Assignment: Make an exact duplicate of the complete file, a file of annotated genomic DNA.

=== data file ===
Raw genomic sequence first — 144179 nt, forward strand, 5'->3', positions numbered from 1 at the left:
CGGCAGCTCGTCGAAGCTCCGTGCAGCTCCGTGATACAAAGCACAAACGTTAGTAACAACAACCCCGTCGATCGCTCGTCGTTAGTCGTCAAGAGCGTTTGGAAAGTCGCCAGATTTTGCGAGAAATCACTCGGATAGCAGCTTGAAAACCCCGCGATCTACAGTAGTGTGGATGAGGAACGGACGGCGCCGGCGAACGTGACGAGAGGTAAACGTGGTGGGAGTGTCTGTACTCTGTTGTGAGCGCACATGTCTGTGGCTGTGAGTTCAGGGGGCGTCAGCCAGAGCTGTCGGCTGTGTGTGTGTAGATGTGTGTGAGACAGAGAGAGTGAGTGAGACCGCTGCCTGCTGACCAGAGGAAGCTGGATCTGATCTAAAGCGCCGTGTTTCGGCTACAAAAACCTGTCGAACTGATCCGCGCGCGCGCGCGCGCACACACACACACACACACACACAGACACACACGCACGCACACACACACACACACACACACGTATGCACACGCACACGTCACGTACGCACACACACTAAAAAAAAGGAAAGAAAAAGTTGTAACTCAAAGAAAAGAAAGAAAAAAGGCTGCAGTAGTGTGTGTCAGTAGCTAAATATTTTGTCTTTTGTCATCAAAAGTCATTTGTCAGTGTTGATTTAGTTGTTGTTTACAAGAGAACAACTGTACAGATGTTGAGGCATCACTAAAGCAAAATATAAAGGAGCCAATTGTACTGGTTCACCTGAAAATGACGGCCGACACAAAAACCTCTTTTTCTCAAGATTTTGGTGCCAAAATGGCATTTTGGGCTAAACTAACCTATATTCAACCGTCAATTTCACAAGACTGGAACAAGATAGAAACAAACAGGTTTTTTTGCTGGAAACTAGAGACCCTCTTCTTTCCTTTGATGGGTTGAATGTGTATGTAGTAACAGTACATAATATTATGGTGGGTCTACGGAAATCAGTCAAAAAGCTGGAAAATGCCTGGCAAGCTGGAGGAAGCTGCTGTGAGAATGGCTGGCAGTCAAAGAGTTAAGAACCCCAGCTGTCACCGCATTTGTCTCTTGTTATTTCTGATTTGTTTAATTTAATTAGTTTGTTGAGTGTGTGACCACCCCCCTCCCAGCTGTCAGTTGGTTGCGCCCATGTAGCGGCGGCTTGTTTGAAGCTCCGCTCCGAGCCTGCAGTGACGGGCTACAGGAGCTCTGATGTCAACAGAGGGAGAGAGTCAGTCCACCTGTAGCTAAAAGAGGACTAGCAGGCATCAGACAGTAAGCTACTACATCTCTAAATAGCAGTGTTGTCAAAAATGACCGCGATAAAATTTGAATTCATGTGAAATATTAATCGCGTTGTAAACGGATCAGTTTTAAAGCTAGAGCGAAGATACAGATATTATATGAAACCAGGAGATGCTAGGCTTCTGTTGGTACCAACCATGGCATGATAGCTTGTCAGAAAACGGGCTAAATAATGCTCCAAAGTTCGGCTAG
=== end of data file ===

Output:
Raw genomic sequence first — 144179 nt, forward strand, 5'->3', positions numbered from 1 at the left:
CGGCAGCTCGTCGAAGCTCCGTGCAGCTCCGTGATACAAAGCACAAACGTTAGTAACAACAACCCCGTCGATCGCTCGTCGTTAGTCGTCAAGAGCGTTTGGAAAGTCGCCAGATTTTGCGAGAAATCACTCGGATAGCAGCTTGAAAACCCCGCGATCTACAGTAGTGTGGATGAGGAACGGACGGCGCCGGCGAACGTGACGAGAGGTAAACGTGGTGGGAGTGTCTGTACTCTGTTGTGAGCGCACATGTCTGTGGCTGTGAGTTCAGGGGGCGTCAGCCAGAGCTGTCGGCTGTGTGTGTGTAGATGTGTGTGAGACAGAGAGAGTGAGTGAGACCGCTGCCTGCTGACCAGAGGAAGCTGGATCTGATCTAAAGCGCCGTGTTTCGGCTACAAAAACCTGTCGAACTGATCCGCGCGCGCGCGCGCGCACACACACACACACACACACACAGACACACACGCACGCACACACACACACACACACACACGTATGCACACGCACACGTCACGTACGCACACACACTAAAAAAAAGGAAAGAAAAAGTTGTAACTCAAAGAAAAGAAAGAAAAAAGGCTGCAGTAGTGTGTGTCAGTAGCTAAATATTTTGTCTTTTGTCATCAAAAGTCATTTGTCAGTGTTGATTTAGTTGTTGTTTACAAGAGAACAACTGTACAGATGTTGAGGCATCACTAAAGCAAAATATAAAGGAGCCAATTGTACTGGTTCACCTGAAAATGACGGCCGACACAAAAACCTCTTTTTCTCAAGATTTTGGTGCCAAAATGGCATTTTGGGCTAAACTAACCTATATTCAACCGTCAATTTCACAAGACTGGAACAAGATAGAAACAAACAGGTTTTTTTGCTGGAAACTAGAGACCCTCTTCTTTCCTTTGATGGGTTGAATGTGTATGTAGTAACAGTACATAATATTATGGTGGGTCTACGGAAATCAGTCAAAAAGCTGGAAAATGCCTGGCAAGCTGGAGGAAGCTGCTGTGAGAATGGCTGGCAGTCAAAGAGTTAAGAACCCCAGCTGTCACCGCATTTGTCTCTTGTTATTTCTGATTTGTTTAATTTAATTAGTTTGTTGAGTGTGTGACCACCCCCCTCCCAGCTGTCAGTTGGTTGCGCCCATGTAGCGGCGGCTTGTTTGAAGCTCCGCTCCGAGCCTGCAGTGACGGGCTACAGGAGCTCTGATGTCAACAGAGGGAGAGAGTCAGTCCACCTGTAGCTAAAAGAGGACTAGCAGGCATCAGACAGTAAGCTACTACATCTCTAAATAGCAGTGTTGTCAAAAATGACCGCGATAAAATTTGAATTCATGTGAAATATTAATCGCGTTGTAAACGGATCAGTTTTAAAGCTAGAGCGAAGATACAGATATTATATGAAACCAGGAGATGCTAGGCTTCTGTTGGTACCAACCATGGCATGATAGCTTGTCAGAAAACGGGCTAAATAATGCTCCAAAGTTCGGCTAG